The third and final option of application is using your handheld paint sprayer. For this method, you will have to dilute the paint down. This is especially important when you’re using a good quality paint like Frenchic, which is thick and creamy. Pour around 10-15% water into your paint, then use a paint stirrer to give it a good stir up. You’re looking for a consistency that runs smoothly off your stirring stick as Craig’s does in our video.
Pour the diluted paint straight into the reservoir of your paint sprayer, then connect it to the sprayer. You’ll also want to put on your safety goggles and mask before you start spraying.
If you’re using a sprayer for the first time, it only takes a few minutes to get used to. Hold the nozzle about 4-6 inches away from the surface and continuously move it up and down or side to side, depending on the grain of the wood. You will get a small amount of overspray, but your dust sheets or cardboard will take care of that. For taller fence panels, you can hold a piece of cardboard over the top of fencing to stop paint spraying any further.
There’s something oh-so satisfying about painting with a brush when you’re using a good-quality paint. But when you’ve got a large area to cover, a paint roller or sprayer really can save you a lot of time.
The same is true if you have a lot of slats to paint on a picket fence. While some people think that picket fencing is the quickest type of fence to paint, every vertical slat has four sides, along with horizontal arris rails and posts.
This structure makes it the most time-consuming type of fence to paint, which is why a paint sprayer is so handy. That said, a brush may be required to cover all of the little recesses and corners.
If you’re painting fence panels with concrete or wooden posts either side, you’ll need to decide what you’re doing with the posts. Here are the three options:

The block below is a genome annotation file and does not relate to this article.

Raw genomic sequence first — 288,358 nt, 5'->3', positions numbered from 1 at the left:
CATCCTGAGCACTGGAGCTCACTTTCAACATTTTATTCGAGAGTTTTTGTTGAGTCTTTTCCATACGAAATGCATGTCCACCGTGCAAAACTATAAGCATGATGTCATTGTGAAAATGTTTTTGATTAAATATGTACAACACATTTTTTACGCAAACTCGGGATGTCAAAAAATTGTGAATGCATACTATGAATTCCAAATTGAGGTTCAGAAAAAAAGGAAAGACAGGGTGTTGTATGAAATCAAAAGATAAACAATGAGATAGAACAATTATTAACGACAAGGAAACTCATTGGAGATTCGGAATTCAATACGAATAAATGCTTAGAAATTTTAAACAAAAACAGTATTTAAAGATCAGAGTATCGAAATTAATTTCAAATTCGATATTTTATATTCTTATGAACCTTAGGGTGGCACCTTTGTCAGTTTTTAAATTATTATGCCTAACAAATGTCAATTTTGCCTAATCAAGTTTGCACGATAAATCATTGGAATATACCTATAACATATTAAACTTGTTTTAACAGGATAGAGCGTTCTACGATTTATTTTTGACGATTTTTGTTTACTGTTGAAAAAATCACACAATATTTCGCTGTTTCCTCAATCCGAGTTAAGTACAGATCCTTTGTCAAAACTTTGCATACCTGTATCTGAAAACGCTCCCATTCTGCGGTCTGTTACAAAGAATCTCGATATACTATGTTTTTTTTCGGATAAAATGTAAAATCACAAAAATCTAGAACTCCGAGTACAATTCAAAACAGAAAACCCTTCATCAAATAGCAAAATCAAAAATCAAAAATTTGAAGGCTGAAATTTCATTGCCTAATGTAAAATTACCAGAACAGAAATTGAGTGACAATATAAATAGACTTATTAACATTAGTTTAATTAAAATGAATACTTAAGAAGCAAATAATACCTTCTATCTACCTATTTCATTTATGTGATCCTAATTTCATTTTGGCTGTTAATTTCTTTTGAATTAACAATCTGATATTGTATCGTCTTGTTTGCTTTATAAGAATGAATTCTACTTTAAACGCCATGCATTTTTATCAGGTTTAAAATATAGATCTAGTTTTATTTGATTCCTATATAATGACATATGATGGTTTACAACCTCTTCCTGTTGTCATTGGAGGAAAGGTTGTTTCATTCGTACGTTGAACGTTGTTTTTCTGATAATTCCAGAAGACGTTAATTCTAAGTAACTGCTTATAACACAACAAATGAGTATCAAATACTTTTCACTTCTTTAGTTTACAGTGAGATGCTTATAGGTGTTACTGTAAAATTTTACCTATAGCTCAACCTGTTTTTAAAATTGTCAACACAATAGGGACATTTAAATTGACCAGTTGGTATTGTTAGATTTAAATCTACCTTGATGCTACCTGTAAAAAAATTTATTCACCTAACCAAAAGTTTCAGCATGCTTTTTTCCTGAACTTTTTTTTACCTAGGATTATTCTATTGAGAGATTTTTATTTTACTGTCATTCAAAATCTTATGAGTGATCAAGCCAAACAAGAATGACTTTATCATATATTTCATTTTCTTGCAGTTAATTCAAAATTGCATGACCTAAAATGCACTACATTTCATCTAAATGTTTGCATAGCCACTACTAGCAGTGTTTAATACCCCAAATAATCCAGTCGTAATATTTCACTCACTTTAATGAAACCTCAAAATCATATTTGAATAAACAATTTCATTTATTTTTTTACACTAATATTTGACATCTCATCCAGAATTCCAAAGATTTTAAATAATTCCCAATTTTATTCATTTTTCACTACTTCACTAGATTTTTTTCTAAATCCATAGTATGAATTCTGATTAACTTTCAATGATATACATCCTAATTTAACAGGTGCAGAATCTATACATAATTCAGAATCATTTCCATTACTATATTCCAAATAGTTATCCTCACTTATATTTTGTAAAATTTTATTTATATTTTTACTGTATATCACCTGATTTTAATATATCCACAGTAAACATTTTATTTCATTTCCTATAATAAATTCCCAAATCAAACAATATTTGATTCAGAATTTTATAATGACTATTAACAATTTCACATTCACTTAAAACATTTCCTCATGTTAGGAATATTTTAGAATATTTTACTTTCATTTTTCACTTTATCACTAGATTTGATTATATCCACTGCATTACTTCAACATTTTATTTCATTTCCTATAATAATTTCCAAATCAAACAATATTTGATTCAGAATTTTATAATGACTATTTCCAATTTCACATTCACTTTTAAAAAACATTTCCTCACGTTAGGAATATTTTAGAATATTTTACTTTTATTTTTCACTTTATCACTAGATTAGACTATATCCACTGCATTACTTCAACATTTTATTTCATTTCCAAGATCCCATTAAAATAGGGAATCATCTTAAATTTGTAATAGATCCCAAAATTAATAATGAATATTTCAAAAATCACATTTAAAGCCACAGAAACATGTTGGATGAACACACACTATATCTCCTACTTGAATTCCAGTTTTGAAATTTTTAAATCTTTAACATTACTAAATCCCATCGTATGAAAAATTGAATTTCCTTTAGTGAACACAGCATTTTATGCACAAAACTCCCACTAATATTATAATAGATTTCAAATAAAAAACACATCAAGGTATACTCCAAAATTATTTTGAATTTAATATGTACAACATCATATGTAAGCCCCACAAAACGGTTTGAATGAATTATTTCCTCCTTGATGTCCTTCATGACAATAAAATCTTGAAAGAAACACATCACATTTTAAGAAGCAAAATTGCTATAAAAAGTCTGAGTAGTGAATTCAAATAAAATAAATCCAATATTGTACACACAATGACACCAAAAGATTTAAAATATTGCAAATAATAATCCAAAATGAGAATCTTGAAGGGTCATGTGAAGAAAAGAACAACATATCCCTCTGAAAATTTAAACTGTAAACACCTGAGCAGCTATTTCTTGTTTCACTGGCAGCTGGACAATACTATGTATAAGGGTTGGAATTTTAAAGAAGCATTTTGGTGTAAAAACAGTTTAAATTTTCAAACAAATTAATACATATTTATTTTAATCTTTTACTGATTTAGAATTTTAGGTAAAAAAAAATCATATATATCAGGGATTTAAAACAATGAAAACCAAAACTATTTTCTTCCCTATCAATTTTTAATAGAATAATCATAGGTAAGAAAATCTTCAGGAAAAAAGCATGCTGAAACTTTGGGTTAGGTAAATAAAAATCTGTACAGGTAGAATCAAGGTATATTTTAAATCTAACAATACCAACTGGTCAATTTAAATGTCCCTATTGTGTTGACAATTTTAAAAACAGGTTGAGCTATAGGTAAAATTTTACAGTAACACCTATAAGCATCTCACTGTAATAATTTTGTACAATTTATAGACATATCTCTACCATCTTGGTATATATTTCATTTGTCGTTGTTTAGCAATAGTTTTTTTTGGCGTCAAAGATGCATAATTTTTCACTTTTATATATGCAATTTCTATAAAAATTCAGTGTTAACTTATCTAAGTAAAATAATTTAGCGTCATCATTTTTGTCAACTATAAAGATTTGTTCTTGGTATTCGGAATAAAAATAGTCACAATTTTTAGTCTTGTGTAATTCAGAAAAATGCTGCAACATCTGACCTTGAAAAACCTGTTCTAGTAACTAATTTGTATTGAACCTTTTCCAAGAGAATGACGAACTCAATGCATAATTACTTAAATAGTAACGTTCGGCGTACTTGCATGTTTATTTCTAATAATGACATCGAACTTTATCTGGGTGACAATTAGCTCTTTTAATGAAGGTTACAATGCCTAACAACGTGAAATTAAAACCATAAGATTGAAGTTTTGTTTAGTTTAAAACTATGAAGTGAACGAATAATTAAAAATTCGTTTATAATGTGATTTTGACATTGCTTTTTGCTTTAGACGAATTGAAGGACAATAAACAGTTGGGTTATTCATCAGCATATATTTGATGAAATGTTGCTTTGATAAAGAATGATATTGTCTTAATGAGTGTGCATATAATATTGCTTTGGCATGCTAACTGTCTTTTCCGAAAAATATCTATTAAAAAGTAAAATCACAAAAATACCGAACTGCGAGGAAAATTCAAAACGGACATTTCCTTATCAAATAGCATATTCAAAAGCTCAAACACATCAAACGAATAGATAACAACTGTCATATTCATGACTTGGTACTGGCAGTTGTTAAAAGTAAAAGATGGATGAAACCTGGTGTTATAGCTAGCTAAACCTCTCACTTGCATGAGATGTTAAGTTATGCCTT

Another important consideration is the rate of coverage. If you apply the paint too thinly, durability may be affected. To ensure the surface is sufficiently covered, you should always check the tin for the recommended rate of coverage.
For example, a 750ml tin of Al Fresco will provide a single coat of up to 12.5 square metres. For a durable finish, two coats are required. So, the 750ml tin should provide full coverage for around 6 square metres on non-porous surfaces.
However, porous surfaces like bare wood or MDF tend to absorb paint, meaning additional coats are required to achieve a durable finish. In this case, your 750ml tin will provide less than 6 square metres of full coverage.
Once you’ve painted the first coat of your fence, leave it to dry for 2 hours before applying a second coat. That’s typically enough for a brush or roller, though you should always follow the instructions on the tin.
If you’re using a sprayer, you’ll need a third coat because of the paint being diluted. However, this also means the paint will dry a lot quicker. You can expect to wait a little less than 2 hours between coats.
Once all coats have been applied, you should leave the paint to dry for 2-3 weeks until it’s fully cured.
At Frenchic, we want to make it easier and more enjoyable to prepare and paint your fences. Alongside our instructional guide and video, our Al Fresco range of durable, weatherproof, UV resistant chalk paint has been specially developed to protect and transform garden items – as well as indoor furniture.